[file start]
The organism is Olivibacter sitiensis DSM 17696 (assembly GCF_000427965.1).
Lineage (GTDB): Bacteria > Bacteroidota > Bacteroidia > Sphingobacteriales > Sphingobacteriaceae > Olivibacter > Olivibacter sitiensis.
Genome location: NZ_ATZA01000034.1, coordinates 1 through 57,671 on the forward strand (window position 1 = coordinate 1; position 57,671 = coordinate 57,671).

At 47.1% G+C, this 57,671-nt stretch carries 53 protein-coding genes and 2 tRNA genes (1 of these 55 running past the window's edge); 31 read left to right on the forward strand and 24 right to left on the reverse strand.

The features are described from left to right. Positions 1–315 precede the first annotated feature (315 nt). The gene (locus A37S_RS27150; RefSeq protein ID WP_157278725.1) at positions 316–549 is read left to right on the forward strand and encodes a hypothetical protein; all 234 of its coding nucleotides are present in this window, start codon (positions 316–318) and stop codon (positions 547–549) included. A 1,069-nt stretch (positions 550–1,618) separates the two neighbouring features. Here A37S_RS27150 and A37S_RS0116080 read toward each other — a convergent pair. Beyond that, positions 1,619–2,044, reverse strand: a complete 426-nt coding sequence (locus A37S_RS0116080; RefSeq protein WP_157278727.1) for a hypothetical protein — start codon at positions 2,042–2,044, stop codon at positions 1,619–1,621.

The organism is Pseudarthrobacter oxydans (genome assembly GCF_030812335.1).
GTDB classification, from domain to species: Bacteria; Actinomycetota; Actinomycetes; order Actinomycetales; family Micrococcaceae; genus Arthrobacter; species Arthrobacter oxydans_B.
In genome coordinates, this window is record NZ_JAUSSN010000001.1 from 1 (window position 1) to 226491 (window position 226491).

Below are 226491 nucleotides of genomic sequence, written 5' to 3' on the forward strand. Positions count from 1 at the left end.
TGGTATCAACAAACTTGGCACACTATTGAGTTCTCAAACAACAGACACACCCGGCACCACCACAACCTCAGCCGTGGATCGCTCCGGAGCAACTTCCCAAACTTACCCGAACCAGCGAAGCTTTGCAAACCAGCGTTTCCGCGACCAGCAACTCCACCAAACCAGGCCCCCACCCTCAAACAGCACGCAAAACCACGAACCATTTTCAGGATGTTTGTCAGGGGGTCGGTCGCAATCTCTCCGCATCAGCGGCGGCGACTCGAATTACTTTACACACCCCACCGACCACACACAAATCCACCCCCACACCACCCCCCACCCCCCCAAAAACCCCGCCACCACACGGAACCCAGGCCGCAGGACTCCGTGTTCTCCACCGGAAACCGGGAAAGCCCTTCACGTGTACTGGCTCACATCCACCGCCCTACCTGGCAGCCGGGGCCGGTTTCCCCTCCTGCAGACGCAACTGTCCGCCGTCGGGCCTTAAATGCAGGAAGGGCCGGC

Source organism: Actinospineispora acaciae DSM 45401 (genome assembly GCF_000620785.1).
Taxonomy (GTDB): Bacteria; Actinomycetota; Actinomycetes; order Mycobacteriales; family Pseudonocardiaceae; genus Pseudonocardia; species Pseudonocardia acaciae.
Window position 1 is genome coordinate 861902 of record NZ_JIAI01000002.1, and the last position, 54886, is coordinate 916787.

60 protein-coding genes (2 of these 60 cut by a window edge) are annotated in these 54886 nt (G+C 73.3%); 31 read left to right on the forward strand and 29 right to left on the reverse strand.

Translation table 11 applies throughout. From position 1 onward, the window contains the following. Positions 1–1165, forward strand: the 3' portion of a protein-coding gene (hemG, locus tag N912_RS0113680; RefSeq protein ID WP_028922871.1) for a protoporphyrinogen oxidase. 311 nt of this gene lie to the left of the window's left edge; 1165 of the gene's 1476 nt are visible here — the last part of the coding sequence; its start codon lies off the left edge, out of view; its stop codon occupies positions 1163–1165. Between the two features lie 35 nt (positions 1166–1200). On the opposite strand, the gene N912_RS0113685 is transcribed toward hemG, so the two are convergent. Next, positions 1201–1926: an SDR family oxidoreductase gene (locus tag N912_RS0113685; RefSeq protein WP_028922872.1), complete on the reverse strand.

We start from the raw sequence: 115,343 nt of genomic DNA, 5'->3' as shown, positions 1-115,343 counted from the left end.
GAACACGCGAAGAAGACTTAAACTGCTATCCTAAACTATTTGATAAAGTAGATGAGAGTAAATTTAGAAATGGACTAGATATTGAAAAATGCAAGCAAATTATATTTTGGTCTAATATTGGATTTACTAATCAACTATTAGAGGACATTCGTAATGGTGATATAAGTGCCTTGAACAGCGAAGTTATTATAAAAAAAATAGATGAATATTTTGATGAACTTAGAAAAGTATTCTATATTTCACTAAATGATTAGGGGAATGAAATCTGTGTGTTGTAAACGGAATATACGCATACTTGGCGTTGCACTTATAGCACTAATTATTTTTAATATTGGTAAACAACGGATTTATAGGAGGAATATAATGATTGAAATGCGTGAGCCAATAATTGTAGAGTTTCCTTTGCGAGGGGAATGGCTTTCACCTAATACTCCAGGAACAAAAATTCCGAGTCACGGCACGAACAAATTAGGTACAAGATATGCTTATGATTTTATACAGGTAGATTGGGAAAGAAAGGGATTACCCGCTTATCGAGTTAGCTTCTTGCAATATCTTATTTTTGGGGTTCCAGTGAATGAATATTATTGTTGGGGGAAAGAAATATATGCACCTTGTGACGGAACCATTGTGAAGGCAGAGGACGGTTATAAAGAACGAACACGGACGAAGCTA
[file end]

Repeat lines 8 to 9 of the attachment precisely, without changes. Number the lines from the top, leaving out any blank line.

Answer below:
In genome coordinates, this window is record NZ_JAUSSN010000001.1 from 1 (window position 1) to 226491 (window position 226491).

Below are 226491 nucleotides of genomic sequence, written 5' to 3' on the forward strand. Positions count from 1 at the left end.